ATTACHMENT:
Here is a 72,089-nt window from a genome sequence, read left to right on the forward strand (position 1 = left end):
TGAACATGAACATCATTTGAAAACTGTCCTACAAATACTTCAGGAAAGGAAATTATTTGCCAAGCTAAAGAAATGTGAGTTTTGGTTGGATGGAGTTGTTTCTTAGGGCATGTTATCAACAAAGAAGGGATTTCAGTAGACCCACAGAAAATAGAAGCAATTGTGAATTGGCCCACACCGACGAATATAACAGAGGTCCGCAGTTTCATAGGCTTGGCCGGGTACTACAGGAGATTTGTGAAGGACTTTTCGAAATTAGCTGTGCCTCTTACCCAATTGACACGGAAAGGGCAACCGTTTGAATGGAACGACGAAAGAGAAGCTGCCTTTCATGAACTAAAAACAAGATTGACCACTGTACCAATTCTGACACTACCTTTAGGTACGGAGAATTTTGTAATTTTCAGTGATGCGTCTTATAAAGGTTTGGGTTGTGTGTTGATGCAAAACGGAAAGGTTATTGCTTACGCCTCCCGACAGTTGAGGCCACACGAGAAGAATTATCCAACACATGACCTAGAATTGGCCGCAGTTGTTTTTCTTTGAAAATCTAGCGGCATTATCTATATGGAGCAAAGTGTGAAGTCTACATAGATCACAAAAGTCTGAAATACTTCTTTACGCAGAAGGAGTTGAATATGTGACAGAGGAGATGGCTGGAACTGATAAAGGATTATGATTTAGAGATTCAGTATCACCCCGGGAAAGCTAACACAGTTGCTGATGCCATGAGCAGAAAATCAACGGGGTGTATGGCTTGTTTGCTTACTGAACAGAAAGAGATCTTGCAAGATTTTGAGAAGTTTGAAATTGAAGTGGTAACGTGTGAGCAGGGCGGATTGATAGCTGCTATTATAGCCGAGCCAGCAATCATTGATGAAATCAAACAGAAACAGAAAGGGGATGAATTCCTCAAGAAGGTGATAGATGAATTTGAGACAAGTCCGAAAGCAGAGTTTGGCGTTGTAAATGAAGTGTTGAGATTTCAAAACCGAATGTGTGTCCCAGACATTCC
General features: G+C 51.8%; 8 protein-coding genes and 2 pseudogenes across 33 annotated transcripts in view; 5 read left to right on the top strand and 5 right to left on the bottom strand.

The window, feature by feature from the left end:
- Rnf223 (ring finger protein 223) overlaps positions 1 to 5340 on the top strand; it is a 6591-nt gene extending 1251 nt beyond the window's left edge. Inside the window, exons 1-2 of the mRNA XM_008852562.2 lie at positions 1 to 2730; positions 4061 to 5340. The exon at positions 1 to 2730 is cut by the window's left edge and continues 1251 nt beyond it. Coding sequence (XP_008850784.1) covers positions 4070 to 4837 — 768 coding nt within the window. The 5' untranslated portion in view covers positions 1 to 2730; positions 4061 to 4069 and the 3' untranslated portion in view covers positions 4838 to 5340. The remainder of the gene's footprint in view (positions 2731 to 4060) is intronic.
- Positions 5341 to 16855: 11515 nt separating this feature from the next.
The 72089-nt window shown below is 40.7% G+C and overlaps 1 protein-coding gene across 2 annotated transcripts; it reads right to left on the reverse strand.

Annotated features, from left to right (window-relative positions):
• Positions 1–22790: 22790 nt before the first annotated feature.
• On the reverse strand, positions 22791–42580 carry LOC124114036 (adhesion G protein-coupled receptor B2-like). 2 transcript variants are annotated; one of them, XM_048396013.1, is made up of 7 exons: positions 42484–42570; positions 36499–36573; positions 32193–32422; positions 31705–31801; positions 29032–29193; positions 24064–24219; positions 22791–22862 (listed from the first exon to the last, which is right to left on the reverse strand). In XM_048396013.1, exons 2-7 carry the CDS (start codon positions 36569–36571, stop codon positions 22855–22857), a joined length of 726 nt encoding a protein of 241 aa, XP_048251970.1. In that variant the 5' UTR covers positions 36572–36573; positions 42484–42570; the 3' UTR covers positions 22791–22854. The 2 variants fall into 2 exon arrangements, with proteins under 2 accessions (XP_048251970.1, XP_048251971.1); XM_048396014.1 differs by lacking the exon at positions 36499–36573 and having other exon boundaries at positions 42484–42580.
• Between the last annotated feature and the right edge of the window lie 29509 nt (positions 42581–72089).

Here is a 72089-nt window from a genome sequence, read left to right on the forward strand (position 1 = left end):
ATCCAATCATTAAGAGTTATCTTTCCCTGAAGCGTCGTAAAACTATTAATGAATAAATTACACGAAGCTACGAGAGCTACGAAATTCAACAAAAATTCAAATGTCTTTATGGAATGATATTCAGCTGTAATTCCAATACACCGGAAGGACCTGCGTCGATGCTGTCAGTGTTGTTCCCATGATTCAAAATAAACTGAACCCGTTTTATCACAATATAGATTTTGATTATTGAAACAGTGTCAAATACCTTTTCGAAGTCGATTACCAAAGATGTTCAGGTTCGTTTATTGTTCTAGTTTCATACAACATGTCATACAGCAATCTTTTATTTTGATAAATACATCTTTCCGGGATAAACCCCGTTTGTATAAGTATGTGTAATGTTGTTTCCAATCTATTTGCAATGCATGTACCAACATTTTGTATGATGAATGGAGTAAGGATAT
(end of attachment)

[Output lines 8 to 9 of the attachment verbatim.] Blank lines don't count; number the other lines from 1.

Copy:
Annotated features, from left to right (window-relative positions):
• Positions 1–22790: 22790 nt before the first annotated feature.